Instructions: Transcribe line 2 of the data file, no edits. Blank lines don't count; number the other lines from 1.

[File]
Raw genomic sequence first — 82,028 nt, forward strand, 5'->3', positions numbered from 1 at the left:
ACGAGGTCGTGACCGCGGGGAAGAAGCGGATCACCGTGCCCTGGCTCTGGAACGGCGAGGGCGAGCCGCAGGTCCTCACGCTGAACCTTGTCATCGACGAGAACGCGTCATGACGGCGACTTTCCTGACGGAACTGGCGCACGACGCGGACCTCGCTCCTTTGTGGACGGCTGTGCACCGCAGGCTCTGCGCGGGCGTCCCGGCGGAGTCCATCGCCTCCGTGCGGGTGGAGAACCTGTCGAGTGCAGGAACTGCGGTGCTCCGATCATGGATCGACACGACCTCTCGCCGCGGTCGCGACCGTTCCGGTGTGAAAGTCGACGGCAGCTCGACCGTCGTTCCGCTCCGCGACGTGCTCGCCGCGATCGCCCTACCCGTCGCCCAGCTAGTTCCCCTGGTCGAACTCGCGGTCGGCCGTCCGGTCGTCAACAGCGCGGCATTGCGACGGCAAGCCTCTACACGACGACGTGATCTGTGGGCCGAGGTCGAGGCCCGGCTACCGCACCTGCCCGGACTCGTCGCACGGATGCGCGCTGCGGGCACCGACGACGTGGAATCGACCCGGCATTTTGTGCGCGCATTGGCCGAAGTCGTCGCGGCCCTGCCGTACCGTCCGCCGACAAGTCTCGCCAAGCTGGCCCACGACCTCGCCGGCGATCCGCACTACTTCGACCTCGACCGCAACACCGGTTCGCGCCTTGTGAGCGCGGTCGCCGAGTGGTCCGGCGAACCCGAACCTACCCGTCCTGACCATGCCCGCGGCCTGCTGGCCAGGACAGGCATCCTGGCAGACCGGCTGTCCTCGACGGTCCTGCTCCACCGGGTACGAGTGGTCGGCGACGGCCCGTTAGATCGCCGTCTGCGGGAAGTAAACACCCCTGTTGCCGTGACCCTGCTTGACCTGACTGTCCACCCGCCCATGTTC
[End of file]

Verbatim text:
ACGAGGTCGTGACCGCGGGGAAGAAGCGGATCACCGTGCCCTGGCTCTGGAACGGCGAGGGCGAGCCGCAGGTCCTCACGCTGAACCTTGTCATCGACGAGAACGCGTCATGACGGCGACTTTCCTGACGGAACTGGCGCACGACGCGGACCTCGCTCCTTTGTGGACGGCTGTGCACCGCAGGCTCTGCGCGGGCGTCCCGGCGGAGTCCATCGCCTCCGTGCGGGTGGAGAACCTGTCGAGTGCAGGAACTGCGGTGCTCCGATCATGGATCGACACGACCTCTCGCCGCGGTCGCGACCGTTCCGGTGTGAAAGTCGACGGCAGCTCGACCGTCGTTCCGCTCCGCGACGTGCTCGCCGCGATCGCCCTACCCGTCGCCCAGCTAGTTCCCCTGGTCGAACTCGCGGTCGGCCGTCCGGTCGTCAACAGCGCGGCATTGCGACGGCAAGCCTCTACACGACGACGTGATCTGTGGGCCGAGGTCGAGGCCCGGCTACCGCACCTGCCCGGACTCGTCGCACGGATGCGCGCTGCGGGCACCGACGACGTGGAATCGACCCGGCATTTTGTGCGCGCATTGGCCGAAGTCGTCGCGGCCCTGCCGTACCGTCCGCCGACAAGTCTCGCCAAGCTGGCCCACGACCTCGCCGGCGATCCGCACTACTTCGACCTCGACCGCAACACCGGTTCGCGCCTTGTGAGCGCGGTCGCCGAGTGGTCCGGCGAACCCGAACCTACCCGTCCTGACCATGCCCGCGGCCTGCTGGCCAGGACAGGCATCCTGGCAGACCGGCTGTCCTCGACGGTCCTGCTCCACCGGGTACGAGTGGTCGGCGACGGCCCGTTAGATCGCCGTCTGCGGGAAGTAAACACCCCTGTTGCCGTGACCCTGCTTGACCTGACTGTCCACCCGCCCATGTTC